As the experience level with Selenium and other open source automation tools grows, naturally there will also develop more questions. How would I effectively access elements? What's a good way to compartmentalize tests? Howe can I make my tests extensible? What's the best way to parallelize tests? What if my project doesn't use a standard approach like so many others? What if I'm not on Linux, or don't use Java?
The idea and benefit of a "Cookbook" approach is that it allows developers and testers to look at the aspects that they need at that time, and see how they work in example formats, and then see how they relate to other topics. Packt has decided to take this approach with Selenium by publishing the Selenium Testing Tools Cookbook. In it, author Unmesh Gundecha has broken down thirteen areas of interest (eleven in the book itself, plus two additional areas as bonus download sections), and presents small sections and ideas to allow the developer or tester to leverage the ability to create tests, use the Selenium API, and test applications such as browsers and mobile applications. The book demonstrates examples primarily in Java, but several are provided that use C#, Python and Ruby.
For the tl;dr crowd, if you have never used Selenium before, this should not be the book to start your exploration. I would suggest reading David Burns "Selenium 2 Testing Tools Beginner's Guide" or Alan Richardson's "Selenium Simplified" first. David's book is also a Packt Publishing title, and uses many of the same documentation standards, so it would feel very natural looking at section's of David's book, and then coming back to try out more examples in Unmesh's Cookbook here.
Each chapter uses a similar structure, with an introduction to explain the tools and calls that will be used in that section. The given recipe is described and gives the reader an idea as to what can be done (along with sample code for each of the recipes, which can be downloaded from Packt's site if you prefer to see the projects in their entirety, and would rather not have to type out the examples from the book directly. Each item then goes through and describes what you will need to accomplish the project at hand (if you need tools like Firebug or Intellij IDEA, it tells you what you need and where to get them). The recipe concludes with a How it Works section, and in many cases, additional recipes that relate to the one you are working with.
The book starts out with locating elements, and the different ways in which that can be accomplished (CSS, XPath, text values, jQuery, locating table rows and cells, etc.).
Chapter Five talks about the Page Object model and how to use it when developing your tests in the languages covered in the book (Java especially, but examples also show how to use .NET, Python and Ruby).
Chapter Six gets into some examples of how to extend selenium and shows some in depth examples using Java (examples include making an extension class for web tables, jQueryUI Tab widget, creating an object map for Selenium tests, capturing screenshots and comparing images).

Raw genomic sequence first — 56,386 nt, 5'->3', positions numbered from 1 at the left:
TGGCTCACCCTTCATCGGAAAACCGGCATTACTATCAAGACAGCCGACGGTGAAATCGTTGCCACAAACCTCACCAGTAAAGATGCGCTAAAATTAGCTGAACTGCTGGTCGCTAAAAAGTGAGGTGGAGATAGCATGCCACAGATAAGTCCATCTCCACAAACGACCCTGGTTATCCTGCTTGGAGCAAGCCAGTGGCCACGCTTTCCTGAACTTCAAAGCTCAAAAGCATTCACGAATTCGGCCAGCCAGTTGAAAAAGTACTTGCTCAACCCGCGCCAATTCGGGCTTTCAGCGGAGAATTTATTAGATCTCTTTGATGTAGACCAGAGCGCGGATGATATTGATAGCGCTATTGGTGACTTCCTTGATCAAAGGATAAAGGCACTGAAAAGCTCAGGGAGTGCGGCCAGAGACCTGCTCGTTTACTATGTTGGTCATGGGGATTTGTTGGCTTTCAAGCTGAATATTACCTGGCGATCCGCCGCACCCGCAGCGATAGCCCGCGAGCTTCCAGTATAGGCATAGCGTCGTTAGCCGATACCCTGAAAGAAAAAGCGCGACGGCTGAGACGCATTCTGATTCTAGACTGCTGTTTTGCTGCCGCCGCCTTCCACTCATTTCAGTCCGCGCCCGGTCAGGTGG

Chapter Seven Shows how to perform mobile testing using Selenium, and some of the tools and ways to automate tests on iPhone an Android devices using RemoteWebDriver and other tools, such as the iWebDriver App to be used on a simulator or real device, or AndroidDriver on an android Simulator or device)
Chapter Eight demonstrates some examples of how to get a handle on the Performance aspects of your sites or applications. Using timers, accessing and using BrowserMob proxy, and integrating with dynaTrace or HttpWatch are likewise covered. For the Ruby users among us, an example with Watir-WebDriver-Performance is demonstrated.
Chapter Ten shows a number of ways in which a user could Record a Video of a Test (not record and playback of a test, actually recording an instance of the test being run as a video file, so it can be reviewed later. Tools such as the Monte Media Library (Java), Microsoft Expression Encoder (.NET) and Castro (Python) are demonstrated.
Chapter Eleven discusses Behavior Driven Development (BDD). There are several different books that go into this topic at length, so for more on how this works and how to leverage that aspect, you will definitely want to read more than this single chapter. Still, if you are interested in how BDD can be performed in different environments, this will be of interest. The goal of TDD is meant to be a way to write test cases in a more natural language that those who do not program can both read and, in some cases, create themselves. Ruby users will find examples using Cucumber and Cabybara. Java users will see examples using Cucumber-JVM and JBehave. .NET uses will see examples using SpecFlow.NET.
Two additional chapters, Integration with Other Tools and Distributed Testing with Selenium Grid are not included with the book itself, but can be downloaded from the Packt site. these deal with integrating with tools like Eclipse and IntelliJ IDEA, as well as using Ant and Maven for Continuous Integration, as well as parallelization of tests using Selenium Grid.
We now have a number of titles to help users get into the world of Selenium and SeleniumWebDrier. Each of these titles, by necessity, can only go so deep and with so many examples. For many, that would be fine. For those who want to know "what's next" or "where could I take these ideas and expand on them" or even "can you give me some ideas as to where I might use the variety of options?", then Selenium Testing Tools Cookbook may be a great next step to explore. One thing's for sure, there's plenty in this book to keep the Selenium enthusiast busy for quite some time.